Why Can’t The Workplace Run Like Fantasy Football?

Why Can’t the Workplace Run Like Fantasy Football?

By James Minger, Associate at Gatti & Associate’s sister company, Armstrong Franklin

www.ArmstrongFranklin.com | LinkedIn

 

So, the pundits have spoken – by 2020, the majority of the U.S. workforce will be free agents.  That’s right, we’ll be a nation of Uber-delivered engineers, scientists, teachers, technicians and customer service reps.  Financial analysts by Task Rabbit.  Neurosurgery by Kelly Services.  Organizations everywhere seem to be embracing and even preparing for this.  Here comes the great talent commoditization wave, where people are simply plug-and-play bundles of skillsets.

Of course, this has been the “hook” for generations of sports statistics buffs – an artificial world, where every situation has been anticipated and ruled on and where every shred of performance can be reduced to a number.  Add a few teraflops of computing power and viola! – Hypothetical teams, playing hypothetical games, with hypothetical outcomes that people are now paying millions of dollars to participate in.

We get the attraction.   Wouldn’t it be great if we could run an entire economy this way?  With the data-fication of everything, isn’t it logical to think that a full-blown workforce-on-demand is right around the corner?  Like most over-the-top prognostications, there is a major dose of truth in all of this, but as usual, the reality will probably be somewhere in the middle.  Great companies will run on a combination of traditional employees, contractors, temps, consultants and free agents of all sorts, but the mix will change pretty dramatically.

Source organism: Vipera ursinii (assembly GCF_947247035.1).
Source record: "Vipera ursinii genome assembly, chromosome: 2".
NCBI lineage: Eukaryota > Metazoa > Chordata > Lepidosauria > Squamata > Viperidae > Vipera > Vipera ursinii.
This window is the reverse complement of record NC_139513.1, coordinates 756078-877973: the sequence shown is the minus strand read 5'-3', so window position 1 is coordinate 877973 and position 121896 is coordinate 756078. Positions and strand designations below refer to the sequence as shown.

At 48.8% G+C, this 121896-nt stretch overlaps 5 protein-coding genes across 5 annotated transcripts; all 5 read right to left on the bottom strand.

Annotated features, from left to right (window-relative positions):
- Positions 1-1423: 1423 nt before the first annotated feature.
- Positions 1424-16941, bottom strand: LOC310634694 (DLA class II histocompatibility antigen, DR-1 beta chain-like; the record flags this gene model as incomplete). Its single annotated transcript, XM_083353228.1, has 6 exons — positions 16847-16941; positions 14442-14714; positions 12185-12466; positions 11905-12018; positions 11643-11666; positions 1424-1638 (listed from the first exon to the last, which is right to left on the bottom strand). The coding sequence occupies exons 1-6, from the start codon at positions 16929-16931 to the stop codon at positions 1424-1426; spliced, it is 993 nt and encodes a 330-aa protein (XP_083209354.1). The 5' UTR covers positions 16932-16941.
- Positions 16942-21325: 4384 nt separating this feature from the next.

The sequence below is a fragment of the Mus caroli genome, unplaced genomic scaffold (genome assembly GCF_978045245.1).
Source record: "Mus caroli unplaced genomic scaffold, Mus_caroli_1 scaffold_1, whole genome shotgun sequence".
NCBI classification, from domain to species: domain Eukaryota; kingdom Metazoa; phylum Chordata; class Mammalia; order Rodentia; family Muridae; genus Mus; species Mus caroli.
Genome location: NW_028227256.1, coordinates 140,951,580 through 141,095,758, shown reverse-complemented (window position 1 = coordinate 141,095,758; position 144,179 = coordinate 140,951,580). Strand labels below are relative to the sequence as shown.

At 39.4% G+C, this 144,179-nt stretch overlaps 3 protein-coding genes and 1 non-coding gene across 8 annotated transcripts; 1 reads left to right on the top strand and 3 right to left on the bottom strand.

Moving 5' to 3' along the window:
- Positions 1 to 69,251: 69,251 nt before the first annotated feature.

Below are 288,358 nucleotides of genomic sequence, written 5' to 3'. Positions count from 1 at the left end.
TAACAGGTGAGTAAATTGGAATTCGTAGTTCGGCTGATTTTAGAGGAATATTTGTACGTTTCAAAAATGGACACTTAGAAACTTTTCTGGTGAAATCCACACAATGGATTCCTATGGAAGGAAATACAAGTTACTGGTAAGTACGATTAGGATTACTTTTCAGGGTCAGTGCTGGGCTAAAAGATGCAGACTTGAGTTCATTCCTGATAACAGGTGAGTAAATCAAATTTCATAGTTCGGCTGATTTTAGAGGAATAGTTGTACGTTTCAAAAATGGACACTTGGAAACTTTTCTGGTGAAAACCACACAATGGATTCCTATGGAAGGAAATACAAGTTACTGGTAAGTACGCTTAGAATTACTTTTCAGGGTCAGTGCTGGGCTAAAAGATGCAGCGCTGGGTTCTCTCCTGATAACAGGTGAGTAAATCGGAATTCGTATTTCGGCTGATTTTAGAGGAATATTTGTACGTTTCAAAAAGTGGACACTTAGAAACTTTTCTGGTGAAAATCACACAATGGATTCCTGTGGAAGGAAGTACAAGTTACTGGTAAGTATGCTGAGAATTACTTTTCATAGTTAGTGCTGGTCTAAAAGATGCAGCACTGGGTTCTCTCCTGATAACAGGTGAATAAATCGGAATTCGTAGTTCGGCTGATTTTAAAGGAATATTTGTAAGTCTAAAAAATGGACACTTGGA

The pundits have gotten our attention by radicalizing an old idea.  After all, freelancers have been around forever.  Contractors, Temps and Consultants of various sorts are a major segment of the workforce.  The sports and entertainment industries are built on talent running their own careers.  Movie-makers, studio musicians, sportscasters and quarterbacks all make their livings in a freelance economy.  The reality (and magic) of biotech has been the small drug discovery company, often driven more by aspiration than fact, surrounded by a collaborating community of government-, academic-, industry- and patient-advocates that is 10X its size.

It’s also true that lots of positions are so well-defined that they are very close to being those interchangeable bundles of skill-sets – ever see flight attendants (or pilots!) introduce themselves before a flight?  There’s no need for them to actually know each other in order to work together – the job is completely standardized.  Other jobs can approach that kind of predictability with constant feedback that quickly transforms survey results into credentials – witness Uber drivers evaluating customers evaluating Uber drivers or the software development community at GitHub, an ecosystem where more than 11 million careers thrive on the “street cred” that their work generates.